RCAHD is currently investigating nine cases of hepatitis A associated with this exposure.
An employee who worked at three Famous Anthony’s restaurants in Roanoke was diagnosed with hepatitis A. As a result, the Roanoke City and Alleghany Health Districts (RCAHD) announced today that anyone who has visited one of these three places of Famous Anthony’s – 4913 Grandin Road, 6499 Williamson Road or 2221 Crystal Spring Ave. – from August 10 to 26 only, may have been exposed.
To protect your health and prevent the spread of disease, if you meet these criteria and are not vaccinated against hepatitis A, please monitor yourself for these symptoms:
• jaundice: yellowing of the skin or eyes,
• loss of appetite,
• abdominal pain,
• dark urine, or
• clear stools.
If you develop any of these symptoms, please see a doctor and tell your healthcare professional about your possible exposure. It is also very important that people with symptoms stay at home, especially if they work in restaurants, healthcare or childcare.
It is irresponsible for restaurants not to offer hepatitis A vaccines to employees. Or, ignore the problem, disgust your customers, and rest assured that you will be sued.
A fact from the CDC: “Since hepatitis A outbreaks were first identified in 2016, more than 39,000 cases, 24,000 hospitalizations and 374 deaths from infection with the hepatitis A virus ( HAV) have been reported.
Sure, some of these have been homeless or drug addicts, but how many of them work in restaurants? Where exhibited in restaurants? Note: 30% to 40% of those affected are NOT homeless or drug addicts.
Hardly a day goes by without a health department somewhere notifying that an infected food handler is the cause of another potential hepatitis A outbreak.
Without vaccinations for food handlers, combined with an effective and rigorous handwashing policy, there will always be more outbreaks of hepatitis A. It is time for health services across the country to demand vaccination of catering workers, especially those serving the very young and the elderly.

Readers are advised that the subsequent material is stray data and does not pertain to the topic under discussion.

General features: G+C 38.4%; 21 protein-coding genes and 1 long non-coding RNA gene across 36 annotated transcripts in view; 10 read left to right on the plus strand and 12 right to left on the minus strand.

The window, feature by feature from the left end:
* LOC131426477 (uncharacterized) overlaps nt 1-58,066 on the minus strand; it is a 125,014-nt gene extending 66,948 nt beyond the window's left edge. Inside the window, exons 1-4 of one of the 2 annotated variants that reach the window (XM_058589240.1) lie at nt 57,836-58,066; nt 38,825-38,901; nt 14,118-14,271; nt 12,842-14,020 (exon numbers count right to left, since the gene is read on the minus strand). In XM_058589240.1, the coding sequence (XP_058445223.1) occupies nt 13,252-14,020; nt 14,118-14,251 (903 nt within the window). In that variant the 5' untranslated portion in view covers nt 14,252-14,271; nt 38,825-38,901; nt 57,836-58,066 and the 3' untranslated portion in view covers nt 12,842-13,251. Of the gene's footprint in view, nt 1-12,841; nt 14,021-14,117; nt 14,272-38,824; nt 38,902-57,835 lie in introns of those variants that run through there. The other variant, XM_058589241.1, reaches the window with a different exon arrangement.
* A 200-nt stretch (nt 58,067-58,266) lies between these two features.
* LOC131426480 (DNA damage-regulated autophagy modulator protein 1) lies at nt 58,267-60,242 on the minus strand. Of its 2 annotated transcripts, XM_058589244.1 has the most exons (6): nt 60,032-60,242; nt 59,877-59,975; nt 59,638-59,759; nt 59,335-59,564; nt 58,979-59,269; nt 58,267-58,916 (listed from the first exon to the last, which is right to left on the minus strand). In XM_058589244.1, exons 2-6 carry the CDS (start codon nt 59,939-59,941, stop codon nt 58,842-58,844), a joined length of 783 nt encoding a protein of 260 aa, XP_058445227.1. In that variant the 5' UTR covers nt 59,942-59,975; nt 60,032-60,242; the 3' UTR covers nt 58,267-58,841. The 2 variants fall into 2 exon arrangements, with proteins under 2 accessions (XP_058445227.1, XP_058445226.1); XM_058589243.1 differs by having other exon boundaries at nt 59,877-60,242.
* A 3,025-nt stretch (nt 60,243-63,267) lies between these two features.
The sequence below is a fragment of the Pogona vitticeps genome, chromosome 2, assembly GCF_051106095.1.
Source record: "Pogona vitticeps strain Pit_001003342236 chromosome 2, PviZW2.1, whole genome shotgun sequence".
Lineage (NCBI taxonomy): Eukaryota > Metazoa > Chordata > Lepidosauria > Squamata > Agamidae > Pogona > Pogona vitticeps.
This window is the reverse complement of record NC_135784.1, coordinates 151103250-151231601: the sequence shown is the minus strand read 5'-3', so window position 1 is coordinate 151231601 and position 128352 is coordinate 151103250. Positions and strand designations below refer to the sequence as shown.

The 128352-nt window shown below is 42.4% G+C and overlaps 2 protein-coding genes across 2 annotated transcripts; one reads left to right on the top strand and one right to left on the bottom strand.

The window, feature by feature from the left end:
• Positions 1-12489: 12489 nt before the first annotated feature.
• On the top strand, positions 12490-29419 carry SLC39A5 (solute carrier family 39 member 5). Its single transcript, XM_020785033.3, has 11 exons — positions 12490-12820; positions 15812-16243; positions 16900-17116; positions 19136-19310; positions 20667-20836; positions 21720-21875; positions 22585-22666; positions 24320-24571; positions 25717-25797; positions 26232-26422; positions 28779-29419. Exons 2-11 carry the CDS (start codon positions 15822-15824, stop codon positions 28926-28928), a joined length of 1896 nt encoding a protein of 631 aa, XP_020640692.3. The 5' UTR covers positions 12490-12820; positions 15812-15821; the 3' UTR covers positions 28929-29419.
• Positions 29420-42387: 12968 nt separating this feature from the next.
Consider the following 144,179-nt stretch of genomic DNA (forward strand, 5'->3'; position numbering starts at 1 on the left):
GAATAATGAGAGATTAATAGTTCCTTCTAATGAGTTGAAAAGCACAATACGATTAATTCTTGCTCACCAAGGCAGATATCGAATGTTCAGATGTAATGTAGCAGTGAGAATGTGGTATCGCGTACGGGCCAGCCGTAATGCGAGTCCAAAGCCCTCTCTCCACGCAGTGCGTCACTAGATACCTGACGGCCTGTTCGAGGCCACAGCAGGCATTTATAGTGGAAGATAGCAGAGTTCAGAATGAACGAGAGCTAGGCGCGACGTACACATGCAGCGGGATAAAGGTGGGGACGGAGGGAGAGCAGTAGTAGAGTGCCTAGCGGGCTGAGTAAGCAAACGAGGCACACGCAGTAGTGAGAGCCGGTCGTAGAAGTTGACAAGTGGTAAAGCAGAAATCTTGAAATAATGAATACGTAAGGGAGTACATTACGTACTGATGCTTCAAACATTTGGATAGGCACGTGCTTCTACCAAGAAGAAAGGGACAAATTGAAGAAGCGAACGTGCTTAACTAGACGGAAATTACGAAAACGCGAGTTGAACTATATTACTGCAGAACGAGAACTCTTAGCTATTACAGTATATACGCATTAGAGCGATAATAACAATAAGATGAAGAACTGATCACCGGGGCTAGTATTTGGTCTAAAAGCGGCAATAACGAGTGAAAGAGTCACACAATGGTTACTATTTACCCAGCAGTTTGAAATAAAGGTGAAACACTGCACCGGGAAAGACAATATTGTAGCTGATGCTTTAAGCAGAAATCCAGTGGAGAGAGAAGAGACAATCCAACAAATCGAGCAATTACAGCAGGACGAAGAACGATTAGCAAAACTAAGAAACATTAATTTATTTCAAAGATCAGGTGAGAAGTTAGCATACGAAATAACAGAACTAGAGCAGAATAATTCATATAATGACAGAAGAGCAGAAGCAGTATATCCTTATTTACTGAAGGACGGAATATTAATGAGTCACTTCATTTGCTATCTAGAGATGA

Hepatitis A is a communicable disease that is passed from person to person. It is spread almost exclusively through faecal-oral contact, usually person-to-person, or through contaminated food or water. Hepatitis A is the only foodborne illness that is preventable by vaccination. According to the US Centers for Disease Control and Prevention (CDC), since the vaccine’s inception, infection rates have declined 92%.
The CDC estimates that 83,000 cases of hepatitis A occur in the United States each year, and that many of these cases are linked to foodborne transmission. In 1999, more than 10,000 people were hospitalized with hepatitis A infections and 83 people died. In 2003, 650 people became ill, four died, and nearly 10,000 people received IG (immunoglobulin) injections after eating at a restaurant in Pennsylvania. Not only do customers get sick, but also businesses lose customers, or some simply go bankrupt.
While the CDC has yet to call for mandatory vaccination of restaurant workers, it has repeatedly pointed out that the consumption of contaminated food by workers is a major cause of foodborne illness in the United States. .
Hepatitis A continues to be one of the most frequently reported vaccine-preventable diseases in the United States, despite the approval of the hepatitis A vaccine by the FDA in 1995. Widespread vaccination of appropriate susceptible populations would significantly reduce the incidence of the disease and potentially eliminate the indigenous transmission of hepatitis A infections. The vaccines cost about $ 50. The main economic reason why these preventative injections were not used is the high turnover of restaurant workers. Eating out becomes much less of a gamble if all restaurant workers were faced with the same requirement.
According to the CDC, the costs associated with hepatitis A are substantial. Between 11% and 22% of people with hepatitis A are hospitalized. Adults who fall ill lose an average of 27 working days. Health services incur substantial costs to provide post-exposure prophylaxis for an average of 11 contacts per case. The average costs (direct and indirect) of hepatitis A range from $ 1,817 to $ 2,459 per case for adults and from $ 433 to $ 1,492 per case for children under 18 years of age. In 1989, the estimated direct and indirect annual costs of hepatitis A in the United States were higher. $ 200 million, or over $ 300 million in 1997 dollars. A new CDC report shows that in 2010, just over 10% of people aged 19 to 49 were vaccinated against hepatitis A .
Vaccinating an employee makes sense. It is moral to protect clients from illness which can cause serious illness and death. The vaccines also protect the business from the multi-million dollar fallout that can occur if people get sick or if thousands of people are forced to queue for vaccinations to avoid a bigger problem.
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